I’m always on the lookout for great children’s books to give my grandchildren and great-nieces and –nephews.
So I enjoyed visiting with author Nancy Churnin about her new book, “The William Hoy Story,” an inspiring and educational tale about an influential Major League Baseball player who was deaf. I immediately bought a copy for my 4-year-old great-nephew.
Last weekend she read from the book in Shreveport, and an interpreter from the Betty and Leonard Phillips Deaf Action Center of Louisiana signed her words.
Proceeds from all book purchases at Barnes & Noble Saturday benefited the Deaf Action Center. The benefit continues through today (March 24) with online purchases at bn.com, if you put in the book fair number, 11833704. For more information on the center, including sign-language classes, see http://deafactioncenter.org.
Baldwin City, Kan., is a mere 50 miles from Kauffman Stadium, the home of the Kansas City Royals, this year’s American League champion. It is where Luther Taylor, who was known as Dummy Taylor, was buried in 1958, the year his former team, the Giants, began play in San Francisco, having moved from the Polo Grounds in Upper Manhattan.
Taylor was a pioneering pitcher, a colorful and charismatic character who could neither hear nor speak but who could throw a baseball with expertise. He helped the Giants win their first World Series of the modern baseball era, in 1905, and bridged a gap between hearing and nonhearing athletes, and he remains a unique link between Kansas City and the Giants.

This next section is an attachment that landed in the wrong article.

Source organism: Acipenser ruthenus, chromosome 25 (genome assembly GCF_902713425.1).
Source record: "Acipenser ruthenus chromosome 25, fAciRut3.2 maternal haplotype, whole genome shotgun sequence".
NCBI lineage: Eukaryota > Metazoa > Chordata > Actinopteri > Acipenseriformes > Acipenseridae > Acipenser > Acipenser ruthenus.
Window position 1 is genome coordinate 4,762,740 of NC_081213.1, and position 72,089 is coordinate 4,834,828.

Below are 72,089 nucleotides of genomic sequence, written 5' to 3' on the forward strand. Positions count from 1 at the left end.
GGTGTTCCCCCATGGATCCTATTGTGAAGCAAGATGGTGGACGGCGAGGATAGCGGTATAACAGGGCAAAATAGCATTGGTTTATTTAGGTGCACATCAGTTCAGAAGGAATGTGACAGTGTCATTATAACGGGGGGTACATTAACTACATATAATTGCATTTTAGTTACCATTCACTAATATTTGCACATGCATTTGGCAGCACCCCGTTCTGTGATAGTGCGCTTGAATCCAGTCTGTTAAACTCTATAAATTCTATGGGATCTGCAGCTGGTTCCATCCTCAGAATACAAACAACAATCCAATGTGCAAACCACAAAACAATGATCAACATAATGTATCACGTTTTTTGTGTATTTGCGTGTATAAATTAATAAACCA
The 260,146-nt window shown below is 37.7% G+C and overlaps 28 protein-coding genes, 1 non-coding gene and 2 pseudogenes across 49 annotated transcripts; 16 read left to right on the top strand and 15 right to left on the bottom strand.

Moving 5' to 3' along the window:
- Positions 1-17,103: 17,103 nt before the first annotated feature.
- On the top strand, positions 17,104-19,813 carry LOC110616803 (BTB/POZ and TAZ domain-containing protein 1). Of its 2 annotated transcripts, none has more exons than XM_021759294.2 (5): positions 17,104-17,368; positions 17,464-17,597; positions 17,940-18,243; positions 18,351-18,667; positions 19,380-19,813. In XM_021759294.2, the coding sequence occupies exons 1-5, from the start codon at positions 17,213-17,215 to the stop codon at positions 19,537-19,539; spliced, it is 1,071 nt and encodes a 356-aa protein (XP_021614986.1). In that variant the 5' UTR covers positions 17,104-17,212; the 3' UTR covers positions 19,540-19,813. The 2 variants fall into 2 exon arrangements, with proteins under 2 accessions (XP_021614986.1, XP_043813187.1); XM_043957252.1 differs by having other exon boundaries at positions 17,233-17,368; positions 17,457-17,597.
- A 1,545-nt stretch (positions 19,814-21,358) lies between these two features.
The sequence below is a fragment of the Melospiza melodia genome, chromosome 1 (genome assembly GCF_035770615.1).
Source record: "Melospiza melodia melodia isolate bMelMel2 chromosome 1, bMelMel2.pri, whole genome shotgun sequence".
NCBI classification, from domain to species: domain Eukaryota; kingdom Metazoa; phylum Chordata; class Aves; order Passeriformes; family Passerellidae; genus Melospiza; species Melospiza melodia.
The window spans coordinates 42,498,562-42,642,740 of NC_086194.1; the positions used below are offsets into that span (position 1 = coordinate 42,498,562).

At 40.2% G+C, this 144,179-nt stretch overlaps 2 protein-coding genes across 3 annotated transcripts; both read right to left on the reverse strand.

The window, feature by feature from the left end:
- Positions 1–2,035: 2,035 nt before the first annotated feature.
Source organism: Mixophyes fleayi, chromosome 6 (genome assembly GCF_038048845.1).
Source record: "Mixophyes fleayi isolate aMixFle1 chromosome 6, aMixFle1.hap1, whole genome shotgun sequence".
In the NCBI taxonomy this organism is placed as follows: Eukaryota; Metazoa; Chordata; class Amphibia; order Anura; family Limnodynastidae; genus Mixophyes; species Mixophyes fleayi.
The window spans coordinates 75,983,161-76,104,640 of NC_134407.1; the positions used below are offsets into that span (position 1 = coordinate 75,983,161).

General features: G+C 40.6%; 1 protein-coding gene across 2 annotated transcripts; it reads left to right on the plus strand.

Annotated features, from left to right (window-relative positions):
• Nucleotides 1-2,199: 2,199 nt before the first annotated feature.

During Taylor’s time with the Giants, from 1900 to 1908, many of his teammates learned to sign, and Taylor kept them laughing — and sometimes winning — for much of his career.
“He stands as an inspiration to many people,” said Sandra Kelly, a former teacher and principal at the Kansas School for the Deaf, where Taylor starred in baseball and later coached, in Olathe (pronounced oh-LAY-tha), a city 20 miles southwest of downtown Kansas City, Mo. “It’s pretty clear from the stories how much his teammates loved and respected him.”
Kelly is now the executive director of the Deaf Cultural Center here, which sits directly across the street from the school. The center houses a museum with an exhibit dedicated to Taylor, one of the school’s most celebrated graduates, along with Paul Hubbard, who is said to be the inventor of the football huddle.
Adham Talaat, DE from DIII Gallaudet University, has earned a rookie minicamp tryout with the Seattle Seahawks. He’s been told that if he impresses there, he will be signed to a contract. The post Gallaudet DE Talaat earns tryout with Seattle Seahawks appeared first on NFL Draft Diamonds.